In the 19th century Napoleon set a prize for the best mathematical explanation of Chladni’s resonance experiments. Nodal geometry studies the zeroes of solutions of elliptic differential equations such as the visible curves that appear in these physical experiments. Logunov’s research focuses on problems in nodal geometry, harmonic analysis, partial differential equations and geometrical analysis.

Kyle Loh

Department of Developmental Biology and Institute for Stem Cell Biology & Regenerative Medicine, Stanford University

Discipline: Biological Sciences

An enduring mystery is how all the amazingly different types of cells within the human body emerge from a single cell. By understanding the biological principles underlying how cells become different, Loh’s laboratory seeks to artificially build various types of human cells in a Petri dish from pluripotent stem cells.

Kirstin Petersen

Department of Electrical and Computer Engineering, Cornell University

Discipline: Engineering – Electrical or Computer

Petersen’s research involves design and coordination of large robot collectives able to achieve complex behaviors beyond the reach of single robot systems, and corresponding studies on how social insects do so in nature. The goal is to achieve robust autonomous systems for applications in construction, agriculture, exploration, and more.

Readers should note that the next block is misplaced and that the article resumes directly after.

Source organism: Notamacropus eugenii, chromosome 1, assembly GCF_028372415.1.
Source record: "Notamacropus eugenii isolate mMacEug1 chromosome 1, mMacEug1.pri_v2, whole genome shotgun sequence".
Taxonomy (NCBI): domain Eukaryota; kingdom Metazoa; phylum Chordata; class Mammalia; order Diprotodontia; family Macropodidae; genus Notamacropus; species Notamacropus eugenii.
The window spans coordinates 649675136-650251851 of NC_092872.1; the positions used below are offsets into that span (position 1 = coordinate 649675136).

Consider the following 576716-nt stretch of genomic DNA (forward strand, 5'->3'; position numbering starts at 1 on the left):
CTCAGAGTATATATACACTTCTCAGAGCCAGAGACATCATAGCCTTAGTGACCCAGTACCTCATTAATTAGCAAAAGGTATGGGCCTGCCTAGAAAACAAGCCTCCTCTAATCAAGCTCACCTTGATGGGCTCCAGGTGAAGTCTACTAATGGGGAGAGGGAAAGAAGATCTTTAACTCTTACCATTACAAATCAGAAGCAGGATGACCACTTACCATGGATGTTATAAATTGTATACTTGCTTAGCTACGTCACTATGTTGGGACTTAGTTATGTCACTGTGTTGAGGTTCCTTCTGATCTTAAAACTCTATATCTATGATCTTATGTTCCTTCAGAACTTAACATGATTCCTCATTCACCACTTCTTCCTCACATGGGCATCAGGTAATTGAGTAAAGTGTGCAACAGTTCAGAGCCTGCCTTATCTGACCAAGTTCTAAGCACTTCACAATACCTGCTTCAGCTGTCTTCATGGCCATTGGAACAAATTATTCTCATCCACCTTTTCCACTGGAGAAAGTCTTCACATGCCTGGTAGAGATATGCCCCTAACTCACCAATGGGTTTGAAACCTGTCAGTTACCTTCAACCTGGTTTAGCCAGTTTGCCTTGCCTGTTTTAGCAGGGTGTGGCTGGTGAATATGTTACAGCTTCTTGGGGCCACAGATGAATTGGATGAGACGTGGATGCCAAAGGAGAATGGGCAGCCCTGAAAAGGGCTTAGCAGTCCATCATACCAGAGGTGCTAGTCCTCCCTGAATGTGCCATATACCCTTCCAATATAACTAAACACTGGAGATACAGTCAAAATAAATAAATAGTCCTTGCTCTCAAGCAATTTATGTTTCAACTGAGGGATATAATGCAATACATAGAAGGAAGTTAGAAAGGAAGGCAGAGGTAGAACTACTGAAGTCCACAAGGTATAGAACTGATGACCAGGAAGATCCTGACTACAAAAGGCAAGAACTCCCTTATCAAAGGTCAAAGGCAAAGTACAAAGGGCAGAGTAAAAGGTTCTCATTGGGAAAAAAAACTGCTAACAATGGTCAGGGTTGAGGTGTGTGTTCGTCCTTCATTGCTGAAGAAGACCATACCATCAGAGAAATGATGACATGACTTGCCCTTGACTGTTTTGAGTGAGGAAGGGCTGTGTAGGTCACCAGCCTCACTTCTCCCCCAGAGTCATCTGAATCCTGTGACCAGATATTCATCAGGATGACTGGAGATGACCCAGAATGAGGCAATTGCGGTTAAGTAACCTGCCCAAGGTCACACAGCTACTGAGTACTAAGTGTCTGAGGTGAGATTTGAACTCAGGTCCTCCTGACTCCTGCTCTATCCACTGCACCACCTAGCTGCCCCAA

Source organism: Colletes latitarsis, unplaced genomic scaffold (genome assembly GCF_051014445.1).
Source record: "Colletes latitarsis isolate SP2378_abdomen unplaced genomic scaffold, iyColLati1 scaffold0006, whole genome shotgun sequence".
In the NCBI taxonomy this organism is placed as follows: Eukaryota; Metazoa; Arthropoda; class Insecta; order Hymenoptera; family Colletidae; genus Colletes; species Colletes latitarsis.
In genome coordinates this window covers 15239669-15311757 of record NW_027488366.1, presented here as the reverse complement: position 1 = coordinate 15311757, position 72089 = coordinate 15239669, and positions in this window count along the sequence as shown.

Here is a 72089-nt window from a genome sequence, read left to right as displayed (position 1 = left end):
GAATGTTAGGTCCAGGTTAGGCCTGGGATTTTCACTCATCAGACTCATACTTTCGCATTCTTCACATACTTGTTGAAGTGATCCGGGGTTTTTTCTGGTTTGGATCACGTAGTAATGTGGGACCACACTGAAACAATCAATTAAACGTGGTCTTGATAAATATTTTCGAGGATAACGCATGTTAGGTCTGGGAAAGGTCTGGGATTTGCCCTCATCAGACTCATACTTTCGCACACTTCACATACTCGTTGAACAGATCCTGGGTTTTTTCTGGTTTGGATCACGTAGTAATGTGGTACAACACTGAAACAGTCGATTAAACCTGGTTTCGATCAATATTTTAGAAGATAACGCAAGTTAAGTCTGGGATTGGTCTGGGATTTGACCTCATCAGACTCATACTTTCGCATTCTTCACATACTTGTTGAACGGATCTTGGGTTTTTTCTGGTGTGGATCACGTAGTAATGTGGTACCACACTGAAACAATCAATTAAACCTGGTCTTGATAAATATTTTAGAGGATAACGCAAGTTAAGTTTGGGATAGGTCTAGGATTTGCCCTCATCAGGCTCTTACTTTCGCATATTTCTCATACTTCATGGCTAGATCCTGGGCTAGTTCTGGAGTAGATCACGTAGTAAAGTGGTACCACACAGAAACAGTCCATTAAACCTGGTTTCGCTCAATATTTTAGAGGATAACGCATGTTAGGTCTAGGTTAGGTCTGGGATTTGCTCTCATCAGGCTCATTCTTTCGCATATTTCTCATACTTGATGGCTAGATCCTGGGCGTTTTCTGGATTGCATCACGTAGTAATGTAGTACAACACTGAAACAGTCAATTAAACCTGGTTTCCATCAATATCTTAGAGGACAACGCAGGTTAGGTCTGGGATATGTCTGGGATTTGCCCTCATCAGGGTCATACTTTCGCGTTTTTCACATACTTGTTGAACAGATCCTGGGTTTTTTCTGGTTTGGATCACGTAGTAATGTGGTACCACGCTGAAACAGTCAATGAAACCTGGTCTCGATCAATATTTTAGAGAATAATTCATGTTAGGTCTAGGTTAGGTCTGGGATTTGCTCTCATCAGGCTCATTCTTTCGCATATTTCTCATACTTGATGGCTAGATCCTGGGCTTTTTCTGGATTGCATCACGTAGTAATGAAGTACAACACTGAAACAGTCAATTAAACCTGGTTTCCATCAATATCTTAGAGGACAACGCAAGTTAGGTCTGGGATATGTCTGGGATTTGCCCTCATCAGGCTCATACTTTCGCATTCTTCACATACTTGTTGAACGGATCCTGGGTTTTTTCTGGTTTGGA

Jose Rodriguez

Department of Chemistry and Biochemistry, University of California, Los Angeles

Discipline: Chemistry

Molecules can’t be seen with the naked eye. Instead, we rely on their interaction with quanta to interrogate their structures. The development of new technologies and methods makes that possible, particularly our use of electron microscopy. These tools and techniques can reveal undiscovered structures important to both chemistry and biology.

Alvaro Sanchez

Department of Ecology and Evolutionary Biology, Yale University

Discipline: Ecology, Evolutionary Biology; Biotechnology

Microbes are most often found forming complex ecological communities that carry out essential functions throughout the biosphere.By tightly integrating genomic information, dynamic metabolic models, and high-throughput experimentation, the Sanchez lab seeks to quantitatively predict how microbial communities will assemble, and how they will evolve in a given environment.

Daniel Scolnic

Physics Department, Duke University

Discipline: Astronomy, Astrophysics, Cosmology